Oklahoma! Hoteliers across the Sooner State rally to defeat a statewide lodging tax


by Kati Siconolfi, Director, State & Local Government Affairs and Peter Clerkin, Director of Communications

Oklahoman hoteliers celebrated a significant victory in early April as they successfully fought back a $5 per night hotel tax. Facing a showdown with state teachers over education funding, the famously tax-averse state legislature, which had not passed a tax increase since 1990, devised a $447 million revenue package that included the hotel tax.

For the better part of this year, Oklahoma’s government has been mired in a standoff with educators over a decade’s worth of cuts to education funding and some of the lowest teacher salaries in the nation. State officials estimated that the hotel tax would generate $50.4 million annually, providing $46.2 million for the FY2019 budget. As it became apparent that a significant number of lawmakers viewed the hotel tax as an easy revenue generator, hoteliers began calling and writing to their elected officials urging them to consider the negative impacts that additional per night fees could have on the lodging industry. If the lodging tax were implemented, it could have pushed hotel tax rates in Oklahoma City and Tulsa higher than those in Los Angeles, Calif., Chicago Ill., and even New York City.

According to STR, average daily rates (ADR) for Oklahoma hotels remain lower than the $127 national average (through August 2017), which is attractive to prospective conventions and events. ADR in Oklahoma City is $83 and $81 in Tulsa. However, on top of the city and state taxes, many Oklahoma cities charge an additional occupancy tax. In Oklahoma City for example, the combined taxes on hotel rooms is 14.13 percent. On a $100 per night room, an additional $5 tax would effectively raise the tax rate on the room to nearly 20 percent. Despite the attractiveness of below average ADR, hoteliers feared that the sight of higher taxes could lead prospective guests to look elsewhere.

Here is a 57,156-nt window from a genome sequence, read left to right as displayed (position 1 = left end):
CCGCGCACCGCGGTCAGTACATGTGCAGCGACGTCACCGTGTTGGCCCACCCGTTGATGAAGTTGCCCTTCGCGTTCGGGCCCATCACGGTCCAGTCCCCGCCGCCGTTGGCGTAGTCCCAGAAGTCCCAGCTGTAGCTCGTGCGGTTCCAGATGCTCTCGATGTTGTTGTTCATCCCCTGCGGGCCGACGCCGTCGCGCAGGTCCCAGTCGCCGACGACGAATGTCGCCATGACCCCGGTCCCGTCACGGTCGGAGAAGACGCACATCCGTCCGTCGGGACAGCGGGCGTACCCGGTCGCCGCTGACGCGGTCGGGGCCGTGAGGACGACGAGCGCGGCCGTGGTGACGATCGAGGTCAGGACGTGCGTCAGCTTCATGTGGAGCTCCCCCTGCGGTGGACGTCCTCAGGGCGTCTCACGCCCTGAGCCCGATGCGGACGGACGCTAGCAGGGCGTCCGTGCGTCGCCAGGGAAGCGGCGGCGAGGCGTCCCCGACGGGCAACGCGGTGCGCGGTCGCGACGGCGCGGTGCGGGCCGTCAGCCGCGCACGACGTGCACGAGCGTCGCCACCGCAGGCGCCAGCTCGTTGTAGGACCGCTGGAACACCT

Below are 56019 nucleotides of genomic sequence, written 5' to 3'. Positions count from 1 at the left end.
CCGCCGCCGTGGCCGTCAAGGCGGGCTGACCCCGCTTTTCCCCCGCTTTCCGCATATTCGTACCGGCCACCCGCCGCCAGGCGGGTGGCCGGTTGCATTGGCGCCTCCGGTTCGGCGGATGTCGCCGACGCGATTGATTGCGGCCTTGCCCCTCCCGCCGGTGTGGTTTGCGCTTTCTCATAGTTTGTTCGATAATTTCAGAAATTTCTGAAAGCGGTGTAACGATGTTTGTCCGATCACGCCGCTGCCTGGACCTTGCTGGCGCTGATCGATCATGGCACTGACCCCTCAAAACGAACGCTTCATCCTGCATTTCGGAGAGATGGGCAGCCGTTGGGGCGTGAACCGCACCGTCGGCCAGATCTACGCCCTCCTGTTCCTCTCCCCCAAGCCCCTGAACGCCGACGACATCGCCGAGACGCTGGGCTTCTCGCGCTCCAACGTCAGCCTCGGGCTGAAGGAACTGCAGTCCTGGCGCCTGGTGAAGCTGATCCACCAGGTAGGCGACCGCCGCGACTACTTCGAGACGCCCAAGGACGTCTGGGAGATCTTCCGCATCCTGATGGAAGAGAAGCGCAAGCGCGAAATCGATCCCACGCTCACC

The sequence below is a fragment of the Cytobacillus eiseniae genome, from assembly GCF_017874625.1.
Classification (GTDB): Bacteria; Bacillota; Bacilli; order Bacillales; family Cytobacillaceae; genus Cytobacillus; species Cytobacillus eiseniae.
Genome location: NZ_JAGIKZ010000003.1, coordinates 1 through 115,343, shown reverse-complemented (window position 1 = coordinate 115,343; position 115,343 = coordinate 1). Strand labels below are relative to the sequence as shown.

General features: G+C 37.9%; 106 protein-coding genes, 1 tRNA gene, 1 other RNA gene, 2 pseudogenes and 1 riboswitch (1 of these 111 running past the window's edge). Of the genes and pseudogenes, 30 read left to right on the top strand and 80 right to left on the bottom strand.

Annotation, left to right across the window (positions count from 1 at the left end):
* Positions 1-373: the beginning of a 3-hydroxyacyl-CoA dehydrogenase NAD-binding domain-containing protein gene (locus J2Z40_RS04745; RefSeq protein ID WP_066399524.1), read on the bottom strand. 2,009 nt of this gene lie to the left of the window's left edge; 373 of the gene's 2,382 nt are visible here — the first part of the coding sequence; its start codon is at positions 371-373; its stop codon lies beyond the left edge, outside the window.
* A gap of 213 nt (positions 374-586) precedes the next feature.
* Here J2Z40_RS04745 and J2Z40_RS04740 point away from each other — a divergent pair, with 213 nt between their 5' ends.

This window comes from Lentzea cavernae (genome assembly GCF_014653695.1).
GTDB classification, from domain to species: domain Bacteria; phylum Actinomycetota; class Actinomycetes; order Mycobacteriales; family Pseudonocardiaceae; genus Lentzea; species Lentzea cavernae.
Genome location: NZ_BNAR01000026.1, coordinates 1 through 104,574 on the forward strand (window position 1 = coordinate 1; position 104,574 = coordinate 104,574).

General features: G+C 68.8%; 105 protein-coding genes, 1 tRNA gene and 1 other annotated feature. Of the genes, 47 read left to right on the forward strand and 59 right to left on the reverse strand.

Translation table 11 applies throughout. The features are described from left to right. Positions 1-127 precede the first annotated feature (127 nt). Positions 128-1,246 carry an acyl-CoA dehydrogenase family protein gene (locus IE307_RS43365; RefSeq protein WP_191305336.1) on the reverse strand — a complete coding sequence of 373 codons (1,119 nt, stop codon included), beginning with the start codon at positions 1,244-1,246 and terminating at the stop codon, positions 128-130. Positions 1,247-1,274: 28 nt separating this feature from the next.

In their meetings with lawmakers, hoteliers shared their support for increasing salaries for state teachers and education employees, but they were apprehensive about the prospect of the new tax and higher rates discouraging conventions, sporting events, and tourists from visiting the state. Relying on hotel tax revenues to meet statutory funding obligations runs the risk that higher occupancy taxes could eventually lead to decreased revenues because of business lost to neighboring states, an irony that seemed lost upon some of the lawmakers backing the proposed tax.

Hotelier opposition to the tax also stemmed from its regressive nature. It would be applied equally to hotels regardless of their classification. For example, an additional $5 tax would affect smaller economy hotels with lower daily rates significantly more than upscale or luxury hotels.

Despite substantial political education efforts by hoteliers and the lodging industry, the Oklahoma House passed the revenue bill, HB1010XX, which included the $5 hotel tax, but hoteliers would not be deterred. On the morning of March 28, over 100 Oklahoma hoteliers rallied at the state capitol in Oklahoma City. AAHOA members were instrumental in helping state organizations, such as the Oklahoma Hotel and Lodging Association, demonstrate a notable presence as the state Senate debated HB1010XX. AAHOA members used the opportunity to visit with their state senators, attempting to get them to strike the hotel tax from the revenue bill.